Tag Archives: data warehouse archiving
Data warehouses are applications– so why not manage them like one? In fact, data grows at a much faster rate in data warehouses, since they integrate date from multiple applications and cater to many different groups of users who need different types of analysis. Data warehouses also keep historical data for a long time, so data grows exponentially in these systems. The infrastructure costs in data warehouses also escalate quickly since analytical processing on large amounts of data requires big beefy boxes. Not to mention the software license and maintenance costs of such a large amount of data. Imagine how many backup media is required to backup tens to hundreds of terabytes of data warehouses on a regular basis. But do you really need to keep all that historical data in production?
One of the challenges of managing data growth in data warehouses is that it’s hard to determine which data is actually used, which data is no longer being used, or even if the data was ever used at all. Unlike transactional systems where the application logic determines when records are no longer being transacted upon, the usage of analytical data in data warehouses has no definite business rules. Age or seasonality may determine data usage in data warehouses, but business users are usually loath to let go of the availability of all that data at their fingertips. The only clear cut way to prove that some data is no longer being used in data warehouses is to monitor its usage.
In one of my earlier blogs, I wrote about why you still need database archiving, when you already partition your database. On a similar vein, many people also ask me why you still need to archive when you already have database compression to reduce your storage capacity and cost. The benefits of archiving, which you can’t achieve with just compression and/or partitioning are still the same:
- Archiving allows you to completely move data volumes out of the production system to improve response time and reduce infrastructure costs. Why keep unused data, even if compressed, on high cost server infrastructure when you don’t need to? Why add overhead to query processing when you can remove the data from being processed at all?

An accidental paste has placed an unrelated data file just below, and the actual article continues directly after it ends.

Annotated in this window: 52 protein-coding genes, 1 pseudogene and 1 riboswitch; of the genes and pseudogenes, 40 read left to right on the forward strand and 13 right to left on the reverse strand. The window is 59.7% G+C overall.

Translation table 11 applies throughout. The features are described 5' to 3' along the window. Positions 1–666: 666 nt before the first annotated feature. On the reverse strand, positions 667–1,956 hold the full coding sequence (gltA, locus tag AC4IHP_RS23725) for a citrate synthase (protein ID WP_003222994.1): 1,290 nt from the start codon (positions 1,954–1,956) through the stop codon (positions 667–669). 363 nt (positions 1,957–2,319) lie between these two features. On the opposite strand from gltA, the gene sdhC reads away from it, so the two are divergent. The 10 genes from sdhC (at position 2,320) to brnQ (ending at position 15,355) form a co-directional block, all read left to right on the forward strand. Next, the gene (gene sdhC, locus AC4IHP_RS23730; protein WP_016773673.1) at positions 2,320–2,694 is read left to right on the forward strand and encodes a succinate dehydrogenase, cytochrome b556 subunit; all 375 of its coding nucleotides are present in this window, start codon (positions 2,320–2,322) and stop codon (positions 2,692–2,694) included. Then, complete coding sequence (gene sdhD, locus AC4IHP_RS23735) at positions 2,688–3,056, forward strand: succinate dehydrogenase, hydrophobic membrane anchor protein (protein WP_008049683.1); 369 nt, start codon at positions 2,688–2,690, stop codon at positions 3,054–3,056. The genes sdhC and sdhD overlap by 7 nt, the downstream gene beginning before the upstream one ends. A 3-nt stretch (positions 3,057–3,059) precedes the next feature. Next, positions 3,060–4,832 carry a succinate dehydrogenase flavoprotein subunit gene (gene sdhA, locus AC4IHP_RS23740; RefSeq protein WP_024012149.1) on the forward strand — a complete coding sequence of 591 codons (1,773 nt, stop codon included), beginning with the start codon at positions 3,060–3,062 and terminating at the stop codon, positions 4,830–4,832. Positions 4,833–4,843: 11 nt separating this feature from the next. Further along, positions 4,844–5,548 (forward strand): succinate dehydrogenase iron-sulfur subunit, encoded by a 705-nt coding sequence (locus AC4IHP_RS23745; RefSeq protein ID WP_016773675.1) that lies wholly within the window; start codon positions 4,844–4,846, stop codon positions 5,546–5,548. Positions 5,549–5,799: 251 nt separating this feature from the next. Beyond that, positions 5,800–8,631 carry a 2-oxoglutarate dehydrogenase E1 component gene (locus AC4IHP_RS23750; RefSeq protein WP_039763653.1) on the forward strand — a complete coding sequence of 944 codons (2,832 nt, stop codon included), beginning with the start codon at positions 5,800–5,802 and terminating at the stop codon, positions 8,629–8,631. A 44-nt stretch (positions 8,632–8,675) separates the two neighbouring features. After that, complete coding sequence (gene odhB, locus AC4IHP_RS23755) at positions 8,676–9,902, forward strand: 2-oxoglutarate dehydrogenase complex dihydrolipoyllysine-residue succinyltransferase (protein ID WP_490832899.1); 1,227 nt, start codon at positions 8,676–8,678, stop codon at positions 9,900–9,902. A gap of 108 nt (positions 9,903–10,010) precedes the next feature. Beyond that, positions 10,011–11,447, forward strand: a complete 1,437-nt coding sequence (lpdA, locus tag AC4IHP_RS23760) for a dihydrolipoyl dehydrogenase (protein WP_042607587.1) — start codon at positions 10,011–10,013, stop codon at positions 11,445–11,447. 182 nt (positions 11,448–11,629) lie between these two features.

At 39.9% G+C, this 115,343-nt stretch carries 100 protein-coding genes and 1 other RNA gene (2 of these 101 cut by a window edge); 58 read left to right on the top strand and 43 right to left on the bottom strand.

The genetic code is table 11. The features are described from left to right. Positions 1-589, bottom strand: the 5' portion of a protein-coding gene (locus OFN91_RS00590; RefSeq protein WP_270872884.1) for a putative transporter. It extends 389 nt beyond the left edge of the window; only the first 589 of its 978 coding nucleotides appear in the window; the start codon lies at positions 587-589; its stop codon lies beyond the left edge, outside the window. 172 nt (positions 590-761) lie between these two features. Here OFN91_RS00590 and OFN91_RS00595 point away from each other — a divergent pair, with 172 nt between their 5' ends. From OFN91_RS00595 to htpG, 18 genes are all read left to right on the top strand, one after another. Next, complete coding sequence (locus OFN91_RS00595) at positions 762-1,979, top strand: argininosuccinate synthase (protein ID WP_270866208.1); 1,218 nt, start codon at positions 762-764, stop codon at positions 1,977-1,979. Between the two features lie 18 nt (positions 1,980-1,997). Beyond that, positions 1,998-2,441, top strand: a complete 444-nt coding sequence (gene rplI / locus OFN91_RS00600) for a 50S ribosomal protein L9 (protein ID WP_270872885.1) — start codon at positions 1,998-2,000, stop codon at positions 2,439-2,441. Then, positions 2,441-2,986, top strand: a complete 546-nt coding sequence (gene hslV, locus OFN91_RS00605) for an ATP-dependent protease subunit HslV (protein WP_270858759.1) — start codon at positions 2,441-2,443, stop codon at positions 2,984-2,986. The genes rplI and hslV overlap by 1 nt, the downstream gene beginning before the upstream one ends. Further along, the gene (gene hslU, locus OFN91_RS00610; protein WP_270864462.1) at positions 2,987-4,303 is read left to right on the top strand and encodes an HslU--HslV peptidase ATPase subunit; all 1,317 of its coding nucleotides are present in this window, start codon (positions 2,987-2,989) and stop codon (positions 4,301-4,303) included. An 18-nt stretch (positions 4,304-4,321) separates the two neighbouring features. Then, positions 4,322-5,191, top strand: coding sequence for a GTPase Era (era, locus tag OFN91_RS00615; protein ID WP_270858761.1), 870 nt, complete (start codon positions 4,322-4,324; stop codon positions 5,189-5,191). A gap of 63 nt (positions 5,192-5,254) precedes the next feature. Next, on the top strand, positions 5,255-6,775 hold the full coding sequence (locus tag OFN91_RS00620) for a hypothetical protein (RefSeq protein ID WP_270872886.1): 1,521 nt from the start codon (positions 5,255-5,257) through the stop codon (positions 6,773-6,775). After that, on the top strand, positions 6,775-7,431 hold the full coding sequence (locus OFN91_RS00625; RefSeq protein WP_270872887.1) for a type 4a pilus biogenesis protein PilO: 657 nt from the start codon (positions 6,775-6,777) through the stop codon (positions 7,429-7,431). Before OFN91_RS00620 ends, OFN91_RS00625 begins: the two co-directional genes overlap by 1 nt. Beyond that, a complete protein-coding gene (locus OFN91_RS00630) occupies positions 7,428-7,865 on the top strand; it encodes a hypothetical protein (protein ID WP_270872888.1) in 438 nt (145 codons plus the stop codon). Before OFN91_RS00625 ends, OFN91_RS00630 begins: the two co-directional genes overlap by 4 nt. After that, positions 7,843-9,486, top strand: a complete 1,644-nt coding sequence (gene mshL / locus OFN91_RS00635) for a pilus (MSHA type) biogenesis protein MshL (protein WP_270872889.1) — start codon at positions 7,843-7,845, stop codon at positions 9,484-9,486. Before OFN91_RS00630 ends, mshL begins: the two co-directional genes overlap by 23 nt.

- Avoid server and software license upgrades. By removing inactive data from the database, you no longer require as much processing power and you can keep your existing server without having to add CPU cores and additional licenses for your database and application. This further eliminates costs.
- Reduce overall administration and maintenance costs. If you still keep unused data around in your production system, you still need to back it up, replicate it for high availability, clone it for non-production copies, recover it in the event of a disaster, upgrade it, organize and partition it, and consider it as part of your performance tuning strategy. Yes, it will take less time to backup, copy, restore, etc., since the data is compressed and is smaller, but why even include that data as part of production maintenance activities at all, if it’s infrequently used?
- Remove the multiplier effect. The cost of additional data volume in production systems is multiplied when you consider how many copies you have of that production data in mirrors, backups, clones, non-production systems, and reporting warehouses. The size multiplier is less since the data is compressed, but it’s still more wasted capacity in multiple locations. Not to mention the additional server, software license, and maintenance costs associated with the additional volumes in those multiple copies. So it’s best to just remove that data size at the source.
- Ensure compliance by enforcing retention and disposition policies. As I discussed in my previous blog on the difference between archiving and backup, archiving is the solution for long term data retention. Archiving solutions, such as Informatica Data Archive, have integration points with records management software or provide built-in retention management to enforce the retention of data for a specified period based on policies. During that period, the immutability and authenticity of the archived data is ensured, and when the retention period expires, records are automatically purged after the appropriate review and approval process. Regulated data needs to be retained long enough to comply with regulations, but keeping data for too long can also become a legal liability. So it’s important that expired records are purged in a timely manner. Just keeping data in production databases indefinitely doesn’t help you to reduce your compliance and legal risks.
Implementing enterprise application and database archiving is just plain best practices. The best way to improve performance and reduce infrastructure and maintenance costs is to reduce the data volume in your production systems. Why increase overhead when you don’t have to? Today’s archiving solutions allow you to maintain easy access to the data after archival, so there is no reason to keep data around just for the sake of accessibility. By moving inactive but regulated data to a central archival store, you can uniformly enforce retention policies. At the same time, you can reduce the time and cost of eDiscovery by making all types of data centrally and easily searchable.